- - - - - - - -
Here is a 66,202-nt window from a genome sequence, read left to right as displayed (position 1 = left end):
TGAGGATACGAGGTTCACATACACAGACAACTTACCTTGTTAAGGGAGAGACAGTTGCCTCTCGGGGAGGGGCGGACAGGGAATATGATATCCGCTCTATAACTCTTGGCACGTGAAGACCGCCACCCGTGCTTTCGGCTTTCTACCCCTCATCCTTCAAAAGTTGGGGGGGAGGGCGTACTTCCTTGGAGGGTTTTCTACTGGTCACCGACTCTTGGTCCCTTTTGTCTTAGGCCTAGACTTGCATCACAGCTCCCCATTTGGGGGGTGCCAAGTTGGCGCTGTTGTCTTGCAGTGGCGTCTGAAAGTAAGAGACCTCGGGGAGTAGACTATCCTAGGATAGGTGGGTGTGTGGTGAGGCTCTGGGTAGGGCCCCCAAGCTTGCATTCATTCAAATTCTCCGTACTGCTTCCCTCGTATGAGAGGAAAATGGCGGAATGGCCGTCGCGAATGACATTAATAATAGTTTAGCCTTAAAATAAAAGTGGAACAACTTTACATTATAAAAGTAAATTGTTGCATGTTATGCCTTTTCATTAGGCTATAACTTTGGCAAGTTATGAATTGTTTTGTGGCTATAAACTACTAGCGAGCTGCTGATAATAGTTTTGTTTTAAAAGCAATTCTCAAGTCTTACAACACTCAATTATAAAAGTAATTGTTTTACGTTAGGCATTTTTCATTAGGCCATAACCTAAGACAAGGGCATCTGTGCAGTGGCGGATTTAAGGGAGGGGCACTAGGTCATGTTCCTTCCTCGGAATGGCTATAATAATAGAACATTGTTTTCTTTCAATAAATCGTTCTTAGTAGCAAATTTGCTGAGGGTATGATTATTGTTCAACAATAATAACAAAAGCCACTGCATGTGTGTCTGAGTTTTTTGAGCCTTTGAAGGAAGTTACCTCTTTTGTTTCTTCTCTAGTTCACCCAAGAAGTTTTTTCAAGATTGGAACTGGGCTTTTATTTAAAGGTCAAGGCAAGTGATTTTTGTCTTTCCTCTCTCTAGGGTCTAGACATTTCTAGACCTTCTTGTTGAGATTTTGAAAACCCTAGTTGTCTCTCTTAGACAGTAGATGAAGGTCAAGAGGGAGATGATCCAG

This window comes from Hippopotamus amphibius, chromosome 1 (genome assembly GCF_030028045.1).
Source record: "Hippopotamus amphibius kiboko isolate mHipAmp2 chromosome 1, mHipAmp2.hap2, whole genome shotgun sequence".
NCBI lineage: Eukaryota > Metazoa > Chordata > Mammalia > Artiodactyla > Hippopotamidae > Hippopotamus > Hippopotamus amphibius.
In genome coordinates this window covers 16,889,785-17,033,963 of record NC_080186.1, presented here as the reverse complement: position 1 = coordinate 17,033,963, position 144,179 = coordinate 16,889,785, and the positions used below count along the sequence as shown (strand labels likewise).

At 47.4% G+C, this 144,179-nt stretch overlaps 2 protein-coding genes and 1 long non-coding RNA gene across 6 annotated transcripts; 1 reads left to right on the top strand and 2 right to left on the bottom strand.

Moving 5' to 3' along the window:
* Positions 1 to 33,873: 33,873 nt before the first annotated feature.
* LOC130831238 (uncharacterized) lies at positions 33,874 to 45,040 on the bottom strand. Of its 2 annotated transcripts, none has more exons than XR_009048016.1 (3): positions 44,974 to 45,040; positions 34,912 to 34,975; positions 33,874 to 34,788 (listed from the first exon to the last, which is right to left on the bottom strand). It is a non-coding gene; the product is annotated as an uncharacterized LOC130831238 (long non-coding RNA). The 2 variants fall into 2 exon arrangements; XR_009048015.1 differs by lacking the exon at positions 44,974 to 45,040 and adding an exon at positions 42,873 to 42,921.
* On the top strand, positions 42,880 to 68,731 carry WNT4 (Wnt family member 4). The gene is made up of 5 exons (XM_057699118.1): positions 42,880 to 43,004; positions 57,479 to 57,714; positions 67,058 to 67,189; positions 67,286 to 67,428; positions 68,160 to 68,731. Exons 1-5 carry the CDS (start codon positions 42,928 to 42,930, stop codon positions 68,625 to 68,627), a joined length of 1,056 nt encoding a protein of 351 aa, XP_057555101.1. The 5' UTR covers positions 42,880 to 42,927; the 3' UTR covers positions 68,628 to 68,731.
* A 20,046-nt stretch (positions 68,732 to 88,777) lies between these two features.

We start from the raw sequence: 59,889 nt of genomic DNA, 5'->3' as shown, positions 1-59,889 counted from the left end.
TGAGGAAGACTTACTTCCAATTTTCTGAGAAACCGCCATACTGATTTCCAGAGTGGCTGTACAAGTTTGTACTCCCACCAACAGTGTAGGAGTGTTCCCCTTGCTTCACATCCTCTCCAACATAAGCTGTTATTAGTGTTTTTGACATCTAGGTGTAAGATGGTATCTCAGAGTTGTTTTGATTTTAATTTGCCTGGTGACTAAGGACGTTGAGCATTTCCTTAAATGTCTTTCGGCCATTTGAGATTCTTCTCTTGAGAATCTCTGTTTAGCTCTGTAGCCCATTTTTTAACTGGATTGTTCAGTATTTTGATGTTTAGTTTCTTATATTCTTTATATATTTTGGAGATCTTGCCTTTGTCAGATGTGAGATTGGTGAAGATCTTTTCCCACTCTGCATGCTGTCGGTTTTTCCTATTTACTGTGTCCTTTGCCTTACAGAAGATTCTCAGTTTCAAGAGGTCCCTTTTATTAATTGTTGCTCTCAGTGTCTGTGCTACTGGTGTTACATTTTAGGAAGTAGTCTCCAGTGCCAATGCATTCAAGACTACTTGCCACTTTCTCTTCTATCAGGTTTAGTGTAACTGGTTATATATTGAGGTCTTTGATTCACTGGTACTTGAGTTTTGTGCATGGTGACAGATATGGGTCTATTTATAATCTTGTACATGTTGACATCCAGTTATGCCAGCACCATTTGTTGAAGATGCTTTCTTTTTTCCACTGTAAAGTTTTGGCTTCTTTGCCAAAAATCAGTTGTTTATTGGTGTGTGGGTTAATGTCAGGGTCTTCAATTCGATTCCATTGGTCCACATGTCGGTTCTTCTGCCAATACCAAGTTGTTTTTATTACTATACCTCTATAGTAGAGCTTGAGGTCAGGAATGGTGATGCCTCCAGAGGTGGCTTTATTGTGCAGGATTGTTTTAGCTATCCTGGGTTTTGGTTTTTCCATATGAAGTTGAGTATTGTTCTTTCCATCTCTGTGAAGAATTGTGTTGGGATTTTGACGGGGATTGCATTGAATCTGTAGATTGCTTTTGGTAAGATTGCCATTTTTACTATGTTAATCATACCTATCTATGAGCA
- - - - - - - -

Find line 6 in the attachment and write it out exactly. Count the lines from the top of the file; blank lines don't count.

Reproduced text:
In genome coordinates this window covers 16,889,785-17,033,963 of record NC_080186.1, presented here as the reverse complement: position 1 = coordinate 17,033,963, position 144,179 = coordinate 16,889,785, and the positions used below count along the sequence as shown (strand labels likewise).